DevOps software development doesn't just produce a final software product. Oh no, you’ll also generate an enormous amount of DevOps artifacts (or artefacts). Artifacts aren’t something you want to throw away, ignore, or mismanage.
But what are artifacts?
They are by-products created during the software development lifecycle. Artifacts should be stored in an artifact repository for team members to easily access. There are too many possibilities to count, but DevOps artifacts can include container images, meeting notes, risk assessments, user guides, images, executables, and prototypes.
If your team builds a prototype to gain feedback from stakeholders, that's an artifact. If your team outlines a plan to integrate with a status page service like Instatus, that's an artifact. Continue reading to learn more about the different types of artifacts and how to manage them properly.
DevOps artifacts are created for nearly every software development process, including coding, configuration, compilation, automated testing, archiving, packaging, documentation, minimum viable product requirements, and more.
Within Azure DevOps, artifacts can get subdivided into three main categories: build artifacts, pipeline artifacts, and Azure artifacts. Outside Azure DevOps, the general categories are project management artifacts and code artifacts. Let’s have a look at these.
Build artifact is the designated Azure name for all by-products of the coding and build process. Outside of Azure, you might hear these artifacts called code artifacts (not to be confused with AWS CodeArtifact). There is a further nuance there, but for the purpose of this article, we'll consider them the same.
Code artifacts are usually the biggest category of artifacts directly resulting from developers building software. These are files your team used to deploy or test your application. This might include executable files, .dll files, data models, libraries, or database files. Here are some examples:
Pipeline artifacts in Azure are a newer form of Build artifacts. This means the by-products are essentially the same. Pipeline artifacts are better than build artifacts because of reduced upload and download times but can only be used with YAML pipelines.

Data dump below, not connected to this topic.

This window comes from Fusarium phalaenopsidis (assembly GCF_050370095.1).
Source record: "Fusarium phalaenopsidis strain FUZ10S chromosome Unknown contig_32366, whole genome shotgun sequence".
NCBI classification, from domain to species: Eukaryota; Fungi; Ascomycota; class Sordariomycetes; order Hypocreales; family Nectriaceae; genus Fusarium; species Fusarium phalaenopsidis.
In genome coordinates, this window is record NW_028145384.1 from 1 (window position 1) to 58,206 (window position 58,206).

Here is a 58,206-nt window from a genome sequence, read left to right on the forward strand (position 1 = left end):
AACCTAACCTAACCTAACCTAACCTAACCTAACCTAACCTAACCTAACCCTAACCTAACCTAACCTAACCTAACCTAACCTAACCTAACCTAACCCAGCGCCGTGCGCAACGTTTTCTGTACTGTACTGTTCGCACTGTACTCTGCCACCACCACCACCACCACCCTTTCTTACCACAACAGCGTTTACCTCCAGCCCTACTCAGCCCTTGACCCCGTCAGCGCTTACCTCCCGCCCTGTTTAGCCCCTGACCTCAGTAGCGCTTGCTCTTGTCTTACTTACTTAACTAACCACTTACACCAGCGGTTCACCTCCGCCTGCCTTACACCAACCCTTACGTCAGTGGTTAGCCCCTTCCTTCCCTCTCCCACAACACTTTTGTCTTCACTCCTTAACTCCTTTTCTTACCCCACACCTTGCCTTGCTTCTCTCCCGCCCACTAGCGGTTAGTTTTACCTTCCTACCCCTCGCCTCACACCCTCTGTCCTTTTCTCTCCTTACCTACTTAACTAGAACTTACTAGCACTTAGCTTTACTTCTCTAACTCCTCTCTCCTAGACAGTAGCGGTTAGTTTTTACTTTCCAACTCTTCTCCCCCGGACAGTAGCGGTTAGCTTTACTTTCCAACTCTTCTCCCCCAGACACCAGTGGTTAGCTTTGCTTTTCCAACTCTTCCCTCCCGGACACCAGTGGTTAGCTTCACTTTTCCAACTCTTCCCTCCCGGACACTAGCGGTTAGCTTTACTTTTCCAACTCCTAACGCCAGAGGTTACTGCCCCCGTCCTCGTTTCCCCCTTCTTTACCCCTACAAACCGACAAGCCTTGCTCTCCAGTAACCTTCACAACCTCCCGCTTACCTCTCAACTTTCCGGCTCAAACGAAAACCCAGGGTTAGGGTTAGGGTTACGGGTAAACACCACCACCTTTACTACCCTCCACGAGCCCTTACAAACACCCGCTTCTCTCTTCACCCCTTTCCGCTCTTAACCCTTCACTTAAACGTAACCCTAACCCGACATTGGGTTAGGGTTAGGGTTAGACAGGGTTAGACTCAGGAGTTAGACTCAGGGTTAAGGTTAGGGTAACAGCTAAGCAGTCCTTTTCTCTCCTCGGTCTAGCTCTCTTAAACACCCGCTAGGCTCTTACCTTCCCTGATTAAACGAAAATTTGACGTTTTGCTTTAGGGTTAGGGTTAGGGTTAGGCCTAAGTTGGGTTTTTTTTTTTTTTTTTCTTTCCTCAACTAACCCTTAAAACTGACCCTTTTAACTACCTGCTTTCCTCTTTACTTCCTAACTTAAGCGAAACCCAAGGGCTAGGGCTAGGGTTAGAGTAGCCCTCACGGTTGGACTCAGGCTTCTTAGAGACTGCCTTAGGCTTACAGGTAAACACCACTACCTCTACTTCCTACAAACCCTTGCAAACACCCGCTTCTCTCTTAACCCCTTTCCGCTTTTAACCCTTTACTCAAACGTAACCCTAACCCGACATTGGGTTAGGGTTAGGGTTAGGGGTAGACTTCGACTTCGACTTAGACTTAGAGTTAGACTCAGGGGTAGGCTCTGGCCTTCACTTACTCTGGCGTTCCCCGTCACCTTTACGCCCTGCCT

Azure Artifacts is more of a specific software service than an artifact category, but it's worth mentioning here because of its place in the Azure DevOps landscape. Azure Artifact software supports packages like Python, npm, and NuGet inside a typed package repository. Azure Artifacts is a paid service for artifact repositories exceeding 2 GB.
Dev and Ops team members create project management artifacts during active development to ensure all software components work together to meet the project requirements. PM artifacts include:
There's been a lack of emphasis on this aspect of software development since the inception of DevOps. But artifacts are an integral part of the software development life cycle and should be managed effectively to serve a DevOps team best.
Every document, file, service, code, or component created during the software development process is a DevOps artifact. These artifacts offer an enormous source of information for continuous development, stakeholders, and other involved parties. Teams should be able to find and share artifacts easily. As the SDLC advances, artifacts can become increasingly valuable as references for future work.
Most DevOps teams will have an artifact repository that keeps all artifacts secure and versioned. Build tools help manage dependencies and other compiled artifacts. Popular artifact repository tools include JFrog, DockerHub, AWS CodeArtifact, Azure Artifacts, Helix Core, and Cloudsmith. These tools provide a single source for packages, Helm charts, container images, and other artifacts to seamlessly integrate with CI/CD tools and advance the software development lifecycle.
Suppose you're not using an artifact repository or universal repository manager. In that case, your first step to effectively managing artifacts should be to browse the available options and select the best fit for your team and product.
Source code management tools and shared drives can work but are less effective when managing complex artifacts. For example, container images are incredibly useful but will be challenging to manage through alternative means.
A central hub for all artifacts is vital to the efficient and pain-free management of artifacts that may number hundreds or thousands by the initial launch of a software product. Choose an artifact repository that improves your development pipelines while offering dependable performance. Careful management of all artifacts advances the build, test, and deploy process by keeping artifacts easily accessible to be 'consumed' in later stages.
Here are some key ideas to remember when managing artifacts:
Your team will create many artifacts during the DevOps software development process. These artifacts range from container images to executables, software documentation, risk assessments, libraries, images, directories, archives, Instatus pages, and much more. Without artifact software, managing hundreds of disparate artifacts can become very inefficient and unwieldy.
If your team uses Azure, you can opt to use the package management system known as Azure Artifacts. Otherwise, you can select from one of the great options mentioned in this article, although JFrog is the market leader. Choosing the right artifact repository and adequately managing these assets can give your team a much-needed advantage over your competition while helping you develop the best software application possible.
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